Get All Access for $5/mo

5 Ways to Boost Your Business Using the Connection Economy There's plenty of untapped value in the relationships and connections your business develops online. Here's how to capitalize on that.

By Susan Solovic Edited by Dan Bova

Opinions expressed by Entrepreneur contributors are their own.

Getty Images

I believe it was Seth Godin who, a few years ago, coined the term "connection economy." The idea is that value is generated by making connections, rather than pumping widgets out of the tail end of an assembly line.

I might put a little sharper focus on this and say that for almost every small-business owner, the potential for value is created by making or strengthening connections. Mammoth social media platforms like Facebook do, in fact, derive much their value by the sheer number of creations they create. I'll point out that these enterprises achieve billion dollar valuations before they do anything with their connections to actually make money.

But, in any case, the value of connections in this connection economy is indisputable. The question, then, is whether or not you are participating in and benefiting from the connection economy. Let's look at tangible ways you can take advantage of the connection economy today.

Related: Marketing Wizard Seth Godin on Success and Inspiration

1. Social media.

For many -- if not all -- small businesses, connecting with customers, prospects, suppliers, and others via social media can deliver tremendous value. Note that even via this short list of connections, I'm suggesting how you can "segment" your social media contacts.

To use social media in the connection economy, you need to understand who you are trying to reach and what your goal is when you reach them. In other words, it wouldn't make any sense to consider established customers and brand new prospects in the same way. Further, you might establish social media relationships with suppliers as a way to improve your competiveness; suppliers may, for example, use their social media channels as pipelines for insider tips and other useful industry information.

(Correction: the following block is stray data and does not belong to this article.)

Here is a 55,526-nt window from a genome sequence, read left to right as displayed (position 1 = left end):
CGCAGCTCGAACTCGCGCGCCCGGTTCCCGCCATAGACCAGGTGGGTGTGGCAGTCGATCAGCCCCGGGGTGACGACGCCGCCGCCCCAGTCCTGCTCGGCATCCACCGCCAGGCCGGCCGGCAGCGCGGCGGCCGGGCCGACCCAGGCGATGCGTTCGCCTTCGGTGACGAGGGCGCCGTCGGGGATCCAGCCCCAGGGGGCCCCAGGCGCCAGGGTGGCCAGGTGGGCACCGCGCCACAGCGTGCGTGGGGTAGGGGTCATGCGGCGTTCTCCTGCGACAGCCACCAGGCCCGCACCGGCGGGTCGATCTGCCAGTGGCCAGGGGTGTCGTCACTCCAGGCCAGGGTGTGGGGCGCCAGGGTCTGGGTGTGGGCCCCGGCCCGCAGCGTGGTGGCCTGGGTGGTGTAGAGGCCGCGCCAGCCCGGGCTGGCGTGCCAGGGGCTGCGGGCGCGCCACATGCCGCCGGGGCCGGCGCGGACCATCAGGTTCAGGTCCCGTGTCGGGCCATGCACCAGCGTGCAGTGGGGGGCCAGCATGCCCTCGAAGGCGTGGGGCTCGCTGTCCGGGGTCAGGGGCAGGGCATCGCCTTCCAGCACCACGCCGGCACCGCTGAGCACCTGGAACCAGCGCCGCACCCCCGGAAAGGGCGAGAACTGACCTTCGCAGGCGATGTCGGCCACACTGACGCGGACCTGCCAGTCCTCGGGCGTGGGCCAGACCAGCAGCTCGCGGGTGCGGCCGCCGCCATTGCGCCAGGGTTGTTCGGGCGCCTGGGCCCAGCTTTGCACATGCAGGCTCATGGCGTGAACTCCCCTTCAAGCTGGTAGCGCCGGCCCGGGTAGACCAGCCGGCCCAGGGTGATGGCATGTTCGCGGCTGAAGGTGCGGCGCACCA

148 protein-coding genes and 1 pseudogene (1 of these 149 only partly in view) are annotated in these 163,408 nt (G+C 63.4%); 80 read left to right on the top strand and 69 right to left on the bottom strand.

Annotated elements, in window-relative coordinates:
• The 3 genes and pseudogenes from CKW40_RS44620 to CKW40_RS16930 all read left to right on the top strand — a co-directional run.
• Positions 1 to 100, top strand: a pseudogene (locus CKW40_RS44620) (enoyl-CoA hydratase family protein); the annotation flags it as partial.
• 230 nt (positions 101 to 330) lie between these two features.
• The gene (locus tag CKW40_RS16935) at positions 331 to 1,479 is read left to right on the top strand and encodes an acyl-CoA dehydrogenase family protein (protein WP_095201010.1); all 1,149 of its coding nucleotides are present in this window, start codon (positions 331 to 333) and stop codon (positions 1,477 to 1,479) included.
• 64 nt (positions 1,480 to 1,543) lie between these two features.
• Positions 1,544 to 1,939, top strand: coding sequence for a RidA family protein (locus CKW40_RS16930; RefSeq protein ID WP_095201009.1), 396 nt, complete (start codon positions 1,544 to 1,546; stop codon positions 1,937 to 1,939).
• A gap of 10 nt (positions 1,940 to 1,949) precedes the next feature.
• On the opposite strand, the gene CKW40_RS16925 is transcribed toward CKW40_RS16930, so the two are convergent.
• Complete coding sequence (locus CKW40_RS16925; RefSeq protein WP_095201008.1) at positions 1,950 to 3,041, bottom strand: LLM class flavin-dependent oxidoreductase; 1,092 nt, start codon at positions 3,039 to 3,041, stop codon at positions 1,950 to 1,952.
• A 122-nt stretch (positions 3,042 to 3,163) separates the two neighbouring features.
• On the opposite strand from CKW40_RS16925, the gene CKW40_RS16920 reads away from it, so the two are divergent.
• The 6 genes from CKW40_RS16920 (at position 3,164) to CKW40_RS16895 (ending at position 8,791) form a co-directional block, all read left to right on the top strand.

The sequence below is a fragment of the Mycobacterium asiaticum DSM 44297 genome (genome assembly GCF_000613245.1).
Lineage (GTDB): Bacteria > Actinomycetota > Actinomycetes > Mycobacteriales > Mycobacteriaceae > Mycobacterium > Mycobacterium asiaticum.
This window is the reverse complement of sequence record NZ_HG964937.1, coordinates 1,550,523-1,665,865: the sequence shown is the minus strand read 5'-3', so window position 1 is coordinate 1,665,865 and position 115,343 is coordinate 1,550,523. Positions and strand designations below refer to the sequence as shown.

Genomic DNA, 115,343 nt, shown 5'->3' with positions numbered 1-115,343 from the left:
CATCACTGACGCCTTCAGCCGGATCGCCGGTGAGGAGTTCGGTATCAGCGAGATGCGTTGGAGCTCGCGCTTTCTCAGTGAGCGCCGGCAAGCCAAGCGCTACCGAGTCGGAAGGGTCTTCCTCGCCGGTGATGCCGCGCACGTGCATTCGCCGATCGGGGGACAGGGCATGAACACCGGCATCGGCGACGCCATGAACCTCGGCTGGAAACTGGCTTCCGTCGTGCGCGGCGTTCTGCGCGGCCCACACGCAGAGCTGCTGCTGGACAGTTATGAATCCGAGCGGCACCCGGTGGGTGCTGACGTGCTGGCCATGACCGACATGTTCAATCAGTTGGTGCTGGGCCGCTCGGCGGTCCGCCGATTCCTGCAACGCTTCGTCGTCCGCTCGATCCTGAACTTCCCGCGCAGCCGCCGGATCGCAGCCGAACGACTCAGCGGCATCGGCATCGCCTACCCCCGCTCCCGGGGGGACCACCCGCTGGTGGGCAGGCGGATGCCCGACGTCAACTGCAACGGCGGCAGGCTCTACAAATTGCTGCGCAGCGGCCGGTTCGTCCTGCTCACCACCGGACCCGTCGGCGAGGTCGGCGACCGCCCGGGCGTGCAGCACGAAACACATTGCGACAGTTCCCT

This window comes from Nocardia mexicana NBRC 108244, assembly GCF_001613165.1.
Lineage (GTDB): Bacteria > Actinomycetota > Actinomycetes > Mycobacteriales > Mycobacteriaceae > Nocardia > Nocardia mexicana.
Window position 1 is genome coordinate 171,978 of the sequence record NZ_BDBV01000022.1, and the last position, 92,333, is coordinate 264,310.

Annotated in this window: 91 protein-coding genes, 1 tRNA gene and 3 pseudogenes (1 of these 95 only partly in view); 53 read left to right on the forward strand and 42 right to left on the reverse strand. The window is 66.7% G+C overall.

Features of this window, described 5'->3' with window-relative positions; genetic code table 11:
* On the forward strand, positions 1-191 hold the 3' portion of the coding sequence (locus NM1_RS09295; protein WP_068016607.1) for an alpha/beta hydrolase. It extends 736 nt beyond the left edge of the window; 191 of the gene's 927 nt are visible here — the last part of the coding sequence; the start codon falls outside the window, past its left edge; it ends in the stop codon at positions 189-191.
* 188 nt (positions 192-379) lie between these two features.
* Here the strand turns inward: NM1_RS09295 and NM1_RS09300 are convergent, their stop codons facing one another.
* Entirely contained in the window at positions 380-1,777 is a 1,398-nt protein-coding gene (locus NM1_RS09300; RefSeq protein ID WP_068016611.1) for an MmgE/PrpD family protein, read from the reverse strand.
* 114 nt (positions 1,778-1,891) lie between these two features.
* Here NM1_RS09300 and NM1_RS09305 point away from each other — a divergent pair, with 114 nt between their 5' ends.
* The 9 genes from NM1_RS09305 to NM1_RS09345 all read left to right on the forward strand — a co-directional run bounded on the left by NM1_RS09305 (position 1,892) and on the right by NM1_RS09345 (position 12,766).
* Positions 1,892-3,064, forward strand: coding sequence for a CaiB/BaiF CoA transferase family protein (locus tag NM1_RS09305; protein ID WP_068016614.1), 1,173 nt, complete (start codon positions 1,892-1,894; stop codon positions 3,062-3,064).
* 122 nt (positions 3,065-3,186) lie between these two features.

Taking this a bit further, Alignable is one social media platform whose purpose it is to create and enhance relationships between businesses. Connecting with similar small businesses can be extremely helpful, for example, when you're trying to determine which cloud services would best suit your business.

Related: How Your Small Business Can Use Social Media to Boost Sales

2. Review sites.

When you're using your social media accounts, you're broadcasting information about your small business and trying to spur people's interest. When customers say something about you on a review site -- or their own social media accounts -- they are taking over the microphone. You need to recognize these instances as opportunities to create connections.

I often scan the hotel reviews on the travel sites. I always notice the hotel owners who respond to criticism and those who ignore it. These kinds of sites are a major component in the connection economy -- don't let the connection "drop."

An important attribute of the connection economy is to recognize that it's not just about your direct connections, it's also about the onlookers and others who will hear things via word of mouth. Take advantage of the review sites and even create strategies that will tend to point your customers toward posting reviews.

Related: How Online Customer Reviews Help SEO and Drive Sales Growth

3. Forums.

Forums are probably the most overlooked avenue for engaging prospects in the connection economy. Some successful small businesses have started because their owners first established themselves as experts on the forums. However, the point I want to stress here is that you should engage on as many good forums as there are that relate to your business, and your posts should be very helpful and knowledgeable.

Carve out a little time each week to browse relevant forums and look for posts that pose questions or discuss problems. The connections you make can be very valuable in the long run.

4. Local community.

Old-fashioned local networking should not be overlooked in this age of high-tech, web-based connections. For many small business owners, their local connections are by far their most important.